|Rand Paul’s Constitutional Reform of Immigration|
By Ashton Ellis
Thursday, June 20 2013
Even though the United States Senate refused to adopt Rand Paul’s amendment to the Gang of Eight’s immigration bill, his ‘Trust But Verify’ idea is one that conservatives should keep an eye on as the debate moves to the House of Representatives.
Already growing in popularity among House Republicans, Paul’s proposal would require Congress to vote annually on whether the border is actually secure, instead of shifting responsibility to faceless bureaucrats with an institutional bias against enforcement. If successful, the reform could go a long way to restoring Congress’ constitutional accountability for securing the border.
Paul’s chief criticism of the Gang’s bill – officially titled the “Border Enforcement, Economic Opportunity & Immigration Modernization Act of 2013” – has been the failure to make legalization of the estimated 11 million illegal immigrants dependent on enhanced border security.
In essence, his theme has been to secure the border first, and then we can talk about granting documentation to those already here. Paul’s stance echoes the main conservative criticism that legalization without a secure border only invites another cycle of illegal-immigration-then-legalization.
History provides the best example. The 1986 amnesty granted legalization first and promised increased border security measures that never materialized. Conservatives learned a hard lesson that unless specific criteria are included in the same law as legalization, there is no leverage to get an enforcement-only bill done in the future.
That’s why the Gang’s immigration proposal is at best laughable, at worst disingenuous. Nowhere in the bill are there concrete policies to guarantee a measurable improvement in border security. The closest the text comes is to require the Department of Homeland Security to achieve 100 percent surveillance with a 90 percent apprehension rate. But even those numbers are misleading since the bill allows DHS to write its own report – over several years – proposing how to meet these goals. Moreover, there is no punishment for DHS if it refuses to do so, and no criteria for judging the accuracy of the report if it does.
What makes the Gang’s treatment of border security so outrageous is that it empowers the same DHS that has consistently refused to create a border security metric as required by current law. Earlier this year, a House oversight committee was stunned to learn from the head technology officer at DHS that the agency was deliberately failing to deliver information on how well the border is being monitored. At the same time DHS Secretary Janet Napolitano is busy implementing “deferred action” for more than 1 million illegal immigrants, a watered-down version of the never-passed DREAM Act.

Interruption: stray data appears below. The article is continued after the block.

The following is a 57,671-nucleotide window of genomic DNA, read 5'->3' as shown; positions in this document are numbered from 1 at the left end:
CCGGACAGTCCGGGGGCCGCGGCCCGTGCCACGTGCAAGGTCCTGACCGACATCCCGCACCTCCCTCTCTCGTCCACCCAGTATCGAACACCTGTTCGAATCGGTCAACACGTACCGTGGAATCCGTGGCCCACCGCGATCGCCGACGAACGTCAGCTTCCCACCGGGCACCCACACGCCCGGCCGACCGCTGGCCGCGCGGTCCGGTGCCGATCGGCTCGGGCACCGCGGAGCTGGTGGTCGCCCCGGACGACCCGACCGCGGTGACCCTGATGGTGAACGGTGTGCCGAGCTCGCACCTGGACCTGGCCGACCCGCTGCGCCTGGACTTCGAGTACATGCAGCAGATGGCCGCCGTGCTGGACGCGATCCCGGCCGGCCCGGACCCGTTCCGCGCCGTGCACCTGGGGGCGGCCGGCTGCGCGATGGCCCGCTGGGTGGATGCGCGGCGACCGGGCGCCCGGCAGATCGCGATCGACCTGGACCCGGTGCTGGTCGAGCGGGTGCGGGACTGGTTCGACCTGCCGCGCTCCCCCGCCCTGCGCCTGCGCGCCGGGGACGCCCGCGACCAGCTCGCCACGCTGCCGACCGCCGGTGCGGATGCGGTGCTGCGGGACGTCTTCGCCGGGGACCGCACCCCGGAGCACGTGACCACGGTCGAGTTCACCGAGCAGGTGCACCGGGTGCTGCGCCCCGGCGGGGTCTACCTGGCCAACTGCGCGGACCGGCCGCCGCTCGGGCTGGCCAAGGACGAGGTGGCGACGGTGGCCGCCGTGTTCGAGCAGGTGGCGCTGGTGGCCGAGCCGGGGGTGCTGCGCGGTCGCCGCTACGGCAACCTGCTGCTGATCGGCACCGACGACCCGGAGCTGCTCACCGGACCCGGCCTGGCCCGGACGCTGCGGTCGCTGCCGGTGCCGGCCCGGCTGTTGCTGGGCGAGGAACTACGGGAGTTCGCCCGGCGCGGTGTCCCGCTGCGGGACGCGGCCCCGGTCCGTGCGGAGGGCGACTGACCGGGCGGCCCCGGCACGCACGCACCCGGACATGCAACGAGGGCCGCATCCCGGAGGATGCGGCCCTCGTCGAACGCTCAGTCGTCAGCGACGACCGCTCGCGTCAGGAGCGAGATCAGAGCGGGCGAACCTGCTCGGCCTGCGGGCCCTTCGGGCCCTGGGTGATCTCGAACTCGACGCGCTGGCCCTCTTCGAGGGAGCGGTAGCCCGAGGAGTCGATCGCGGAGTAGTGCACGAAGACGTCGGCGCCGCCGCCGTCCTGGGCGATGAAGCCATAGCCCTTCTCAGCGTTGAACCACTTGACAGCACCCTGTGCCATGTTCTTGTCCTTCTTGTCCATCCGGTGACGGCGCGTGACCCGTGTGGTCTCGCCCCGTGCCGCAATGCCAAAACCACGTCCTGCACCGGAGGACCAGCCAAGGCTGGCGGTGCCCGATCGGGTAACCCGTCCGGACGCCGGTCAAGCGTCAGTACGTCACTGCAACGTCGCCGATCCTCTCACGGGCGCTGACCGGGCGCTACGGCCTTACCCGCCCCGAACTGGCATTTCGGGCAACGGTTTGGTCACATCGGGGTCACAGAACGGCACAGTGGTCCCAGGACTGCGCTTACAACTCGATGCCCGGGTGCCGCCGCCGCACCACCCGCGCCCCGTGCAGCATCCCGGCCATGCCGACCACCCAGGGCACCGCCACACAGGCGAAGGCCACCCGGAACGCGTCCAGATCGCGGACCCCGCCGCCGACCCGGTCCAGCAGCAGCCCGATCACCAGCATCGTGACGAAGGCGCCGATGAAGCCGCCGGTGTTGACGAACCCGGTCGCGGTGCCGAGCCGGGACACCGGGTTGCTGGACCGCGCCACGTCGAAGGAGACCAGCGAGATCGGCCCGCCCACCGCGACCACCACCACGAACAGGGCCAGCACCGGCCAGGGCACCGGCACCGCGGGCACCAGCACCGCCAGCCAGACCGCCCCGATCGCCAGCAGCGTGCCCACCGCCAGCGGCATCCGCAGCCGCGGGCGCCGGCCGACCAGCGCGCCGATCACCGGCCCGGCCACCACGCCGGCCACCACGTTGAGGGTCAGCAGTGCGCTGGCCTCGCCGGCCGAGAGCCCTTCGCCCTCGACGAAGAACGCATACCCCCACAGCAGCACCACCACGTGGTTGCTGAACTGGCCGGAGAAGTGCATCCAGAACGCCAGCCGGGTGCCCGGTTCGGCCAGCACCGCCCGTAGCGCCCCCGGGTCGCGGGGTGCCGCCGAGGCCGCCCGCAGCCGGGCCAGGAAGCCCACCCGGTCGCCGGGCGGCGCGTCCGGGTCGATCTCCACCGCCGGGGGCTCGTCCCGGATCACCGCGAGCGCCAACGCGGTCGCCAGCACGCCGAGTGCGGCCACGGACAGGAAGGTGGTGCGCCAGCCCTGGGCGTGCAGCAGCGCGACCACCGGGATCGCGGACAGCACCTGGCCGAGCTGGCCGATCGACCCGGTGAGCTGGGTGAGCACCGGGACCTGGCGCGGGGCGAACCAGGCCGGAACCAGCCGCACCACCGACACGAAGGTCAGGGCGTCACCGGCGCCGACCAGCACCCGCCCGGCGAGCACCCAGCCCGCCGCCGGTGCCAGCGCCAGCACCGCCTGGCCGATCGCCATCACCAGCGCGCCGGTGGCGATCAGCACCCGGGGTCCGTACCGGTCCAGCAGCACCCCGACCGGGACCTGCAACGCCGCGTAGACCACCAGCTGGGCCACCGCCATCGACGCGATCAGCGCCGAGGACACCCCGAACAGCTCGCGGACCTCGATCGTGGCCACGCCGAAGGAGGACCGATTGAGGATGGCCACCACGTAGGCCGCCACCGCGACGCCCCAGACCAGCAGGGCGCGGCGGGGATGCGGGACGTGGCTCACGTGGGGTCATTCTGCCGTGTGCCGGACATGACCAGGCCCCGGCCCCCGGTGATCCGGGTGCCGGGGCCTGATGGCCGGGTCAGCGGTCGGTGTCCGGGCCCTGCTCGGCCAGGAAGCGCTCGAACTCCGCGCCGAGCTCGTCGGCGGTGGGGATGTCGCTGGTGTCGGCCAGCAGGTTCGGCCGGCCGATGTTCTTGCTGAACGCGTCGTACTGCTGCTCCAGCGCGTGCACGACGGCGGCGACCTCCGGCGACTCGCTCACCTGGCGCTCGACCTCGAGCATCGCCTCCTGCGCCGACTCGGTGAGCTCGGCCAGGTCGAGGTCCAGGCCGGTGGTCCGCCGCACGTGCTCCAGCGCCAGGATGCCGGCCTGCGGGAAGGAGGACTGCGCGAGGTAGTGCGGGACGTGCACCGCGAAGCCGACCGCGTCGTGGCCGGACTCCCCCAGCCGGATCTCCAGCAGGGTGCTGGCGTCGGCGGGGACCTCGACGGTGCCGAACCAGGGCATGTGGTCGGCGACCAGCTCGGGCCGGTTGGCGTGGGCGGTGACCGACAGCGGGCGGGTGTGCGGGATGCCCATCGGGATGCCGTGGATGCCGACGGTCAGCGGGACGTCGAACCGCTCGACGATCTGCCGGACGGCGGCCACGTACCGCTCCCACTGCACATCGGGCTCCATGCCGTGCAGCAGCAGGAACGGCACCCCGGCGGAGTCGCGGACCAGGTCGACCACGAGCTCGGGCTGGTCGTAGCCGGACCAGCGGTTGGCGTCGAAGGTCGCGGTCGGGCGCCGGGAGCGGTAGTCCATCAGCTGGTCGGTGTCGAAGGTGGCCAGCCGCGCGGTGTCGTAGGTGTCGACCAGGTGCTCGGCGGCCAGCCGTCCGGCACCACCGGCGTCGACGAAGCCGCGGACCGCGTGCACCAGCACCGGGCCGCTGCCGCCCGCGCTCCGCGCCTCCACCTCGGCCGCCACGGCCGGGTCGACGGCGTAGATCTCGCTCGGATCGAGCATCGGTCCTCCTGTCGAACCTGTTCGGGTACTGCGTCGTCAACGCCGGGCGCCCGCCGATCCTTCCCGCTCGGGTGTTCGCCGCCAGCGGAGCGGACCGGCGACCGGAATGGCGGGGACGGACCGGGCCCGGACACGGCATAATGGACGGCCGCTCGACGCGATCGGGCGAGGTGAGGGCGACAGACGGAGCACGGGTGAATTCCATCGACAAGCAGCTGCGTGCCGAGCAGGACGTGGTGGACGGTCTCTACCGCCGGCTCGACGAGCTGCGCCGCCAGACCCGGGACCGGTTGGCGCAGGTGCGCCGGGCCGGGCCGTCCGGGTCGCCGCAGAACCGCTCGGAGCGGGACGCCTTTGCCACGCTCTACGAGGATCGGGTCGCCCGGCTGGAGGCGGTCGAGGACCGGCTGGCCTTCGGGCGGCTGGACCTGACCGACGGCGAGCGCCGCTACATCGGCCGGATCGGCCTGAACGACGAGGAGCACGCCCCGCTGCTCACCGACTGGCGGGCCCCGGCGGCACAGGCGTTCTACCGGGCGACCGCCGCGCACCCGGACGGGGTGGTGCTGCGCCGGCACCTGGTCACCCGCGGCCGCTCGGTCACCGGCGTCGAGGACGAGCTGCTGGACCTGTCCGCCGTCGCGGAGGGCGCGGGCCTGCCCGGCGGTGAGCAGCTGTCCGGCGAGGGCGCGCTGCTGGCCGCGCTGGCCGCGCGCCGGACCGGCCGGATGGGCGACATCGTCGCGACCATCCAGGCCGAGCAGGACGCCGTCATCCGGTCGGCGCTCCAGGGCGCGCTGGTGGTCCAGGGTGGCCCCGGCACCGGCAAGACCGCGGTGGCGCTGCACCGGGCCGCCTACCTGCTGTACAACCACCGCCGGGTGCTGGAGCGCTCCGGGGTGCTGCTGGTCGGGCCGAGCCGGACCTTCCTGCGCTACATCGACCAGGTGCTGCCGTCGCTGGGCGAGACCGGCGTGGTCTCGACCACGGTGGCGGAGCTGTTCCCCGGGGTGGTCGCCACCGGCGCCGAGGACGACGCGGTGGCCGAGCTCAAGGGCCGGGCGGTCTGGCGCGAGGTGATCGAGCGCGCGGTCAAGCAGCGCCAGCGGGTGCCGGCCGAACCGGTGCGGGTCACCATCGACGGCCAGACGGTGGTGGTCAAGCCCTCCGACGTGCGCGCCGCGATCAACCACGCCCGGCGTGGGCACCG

Essentially what the Gang has done with border security is to outsource it to DHS, knowing full well that the political appointees and bureaucrats who staff it have no intention of aggressively implementing border security measures.
This kind of legislative sleight-of-hand is nothing new. For decades Congress has been delegating responsibility for policy decisions to faceless bureaucrats, blaming them for decisions that constitutionally belong to Congress. The game allows Members of Congress to claim credit for ‘doing something’ by creating an agency, but then shirk accountability when agencies over-regulate or underperform.
Correcting this abuse of power is the beauty of Rand Paul’s ‘Trust But Verify’ amendment. Constitutionally, it makes Congress accountable by requiring both houses to vote on whether the border is more secure than the year before. The voting will take place annually for five years from the date of passage, and no legalization process can begin until the fifth joint resolution is approved. This system puts pressure on DHS to produce measureable results in 12 months, not a self-serving report over several years. It also focuses Congress’ immediate attention on figuring out how to secure the border, rather than debate how many benefits to make available to legalized immigrants.
As for border security metrics, Paul’s amendment also provides clear guidance here, too. Criteria include:
To keep DHS honest, the amendment requires the agency’s Inspector General – an internal but independent auditor – to review the department’s annual report on its progress completing the border fence and overall surveillance program. Border state governors are encouraged to submit testimony and recommendations on improving border security. All of this is designed to provide the data necessary for Congress to do what the Constitution envisions – deliberate and decide on an issue of federal jurisdiction.
Though, as anticipated, his amendment was defeated in the Senate, Paul is already discussing how to include ‘Trust But Verify’ in the House version of immigration reform. So far, according to Paul, the reception among House Republicans has been favorable.
Conservatives eager to put border security front-and-center in the immigration debate should keep an eye on Paul’s idea. With its focus on plausible metrics and increased accountability for Congress, its passage into law would be a good start on reforming immigration policy to fit the Constitution.
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